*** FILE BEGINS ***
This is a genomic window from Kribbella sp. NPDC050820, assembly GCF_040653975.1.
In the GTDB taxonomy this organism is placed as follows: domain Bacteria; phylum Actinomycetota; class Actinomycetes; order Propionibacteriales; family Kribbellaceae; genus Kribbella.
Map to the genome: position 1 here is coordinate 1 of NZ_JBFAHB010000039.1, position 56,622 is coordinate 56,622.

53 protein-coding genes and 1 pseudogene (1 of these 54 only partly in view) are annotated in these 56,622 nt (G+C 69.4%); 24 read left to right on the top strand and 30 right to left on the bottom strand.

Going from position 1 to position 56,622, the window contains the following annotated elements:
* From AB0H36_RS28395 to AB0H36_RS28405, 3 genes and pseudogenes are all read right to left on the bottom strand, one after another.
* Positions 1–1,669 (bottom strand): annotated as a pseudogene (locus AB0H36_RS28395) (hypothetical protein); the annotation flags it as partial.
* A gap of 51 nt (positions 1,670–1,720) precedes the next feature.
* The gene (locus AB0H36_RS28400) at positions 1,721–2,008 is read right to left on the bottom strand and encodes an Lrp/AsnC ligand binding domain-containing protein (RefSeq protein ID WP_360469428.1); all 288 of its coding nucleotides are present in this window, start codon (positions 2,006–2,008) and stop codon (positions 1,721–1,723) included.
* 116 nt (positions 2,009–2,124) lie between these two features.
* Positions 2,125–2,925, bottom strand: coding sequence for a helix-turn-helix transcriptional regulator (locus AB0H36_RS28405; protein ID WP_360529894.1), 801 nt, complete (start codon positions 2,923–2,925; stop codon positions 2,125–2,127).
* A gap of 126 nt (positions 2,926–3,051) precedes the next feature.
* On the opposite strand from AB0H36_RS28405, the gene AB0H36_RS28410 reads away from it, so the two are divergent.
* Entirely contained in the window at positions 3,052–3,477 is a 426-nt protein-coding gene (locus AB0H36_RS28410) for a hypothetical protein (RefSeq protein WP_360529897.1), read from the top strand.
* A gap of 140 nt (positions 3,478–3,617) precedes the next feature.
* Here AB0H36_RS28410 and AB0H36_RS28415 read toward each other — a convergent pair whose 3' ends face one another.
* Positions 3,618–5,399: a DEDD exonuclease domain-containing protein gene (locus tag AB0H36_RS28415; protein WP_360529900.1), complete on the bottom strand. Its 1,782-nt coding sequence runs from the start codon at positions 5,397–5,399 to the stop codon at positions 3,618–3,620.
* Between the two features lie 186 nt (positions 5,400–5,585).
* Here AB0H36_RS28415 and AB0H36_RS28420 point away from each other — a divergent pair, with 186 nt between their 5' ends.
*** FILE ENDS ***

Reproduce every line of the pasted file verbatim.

This is a genomic window from Kribbella sp. NPDC050820, assembly GCF_040653975.1.
In the GTDB taxonomy this organism is placed as follows: domain Bacteria; phylum Actinomycetota; class Actinomycetes; order Propionibacteriales; family Kribbellaceae; genus Kribbella.
Map to the genome: position 1 here is coordinate 1 of NZ_JBFAHB010000039.1, position 56,622 is coordinate 56,622.

53 protein-coding genes and 1 pseudogene (1 of these 54 only partly in view) are annotated in these 56,622 nt (G+C 69.4%); 24 read left to right on the top strand and 30 right to left on the bottom strand.

Going from position 1 to position 56,622, the window contains the following annotated elements:
* From AB0H36_RS28395 to AB0H36_RS28405, 3 genes and pseudogenes are all read right to left on the bottom strand, one after another.
* Positions 1–1,669 (bottom strand): annotated as a pseudogene (locus AB0H36_RS28395) (hypothetical protein); the annotation flags it as partial.
* A gap of 51 nt (positions 1,670–1,720) precedes the next feature.
* The gene (locus AB0H36_RS28400) at positions 1,721–2,008 is read right to left on the bottom strand and encodes an Lrp/AsnC ligand binding domain-containing protein (RefSeq protein ID WP_360469428.1); all 288 of its coding nucleotides are present in this window, start codon (positions 2,006–2,008) and stop codon (positions 1,721–1,723) included.
* 116 nt (positions 2,009–2,124) lie between these two features.
* Positions 2,125–2,925, bottom strand: coding sequence for a helix-turn-helix transcriptional regulator (locus AB0H36_RS28405; protein ID WP_360529894.1), 801 nt, complete (start codon positions 2,923–2,925; stop codon positions 2,125–2,127).
* A gap of 126 nt (positions 2,926–3,051) precedes the next feature.
* On the opposite strand from AB0H36_RS28405, the gene AB0H36_RS28410 reads away from it, so the two are divergent.
* Entirely contained in the window at positions 3,052–3,477 is a 426-nt protein-coding gene (locus AB0H36_RS28410) for a hypothetical protein (RefSeq protein WP_360529897.1), read from the top strand.
* A gap of 140 nt (positions 3,478–3,617) precedes the next feature.
* Here AB0H36_RS28410 and AB0H36_RS28415 read toward each other — a convergent pair whose 3' ends face one another.
* Positions 3,618–5,399: a DEDD exonuclease domain-containing protein gene (locus tag AB0H36_RS28415; protein WP_360529900.1), complete on the bottom strand. Its 1,782-nt coding sequence runs from the start codon at positions 5,397–5,399 to the stop codon at positions 3,618–3,620.
* Between the two features lie 186 nt (positions 5,400–5,585).
* Here AB0H36_RS28415 and AB0H36_RS28420 point away from each other — a divergent pair, with 186 nt between their 5' ends.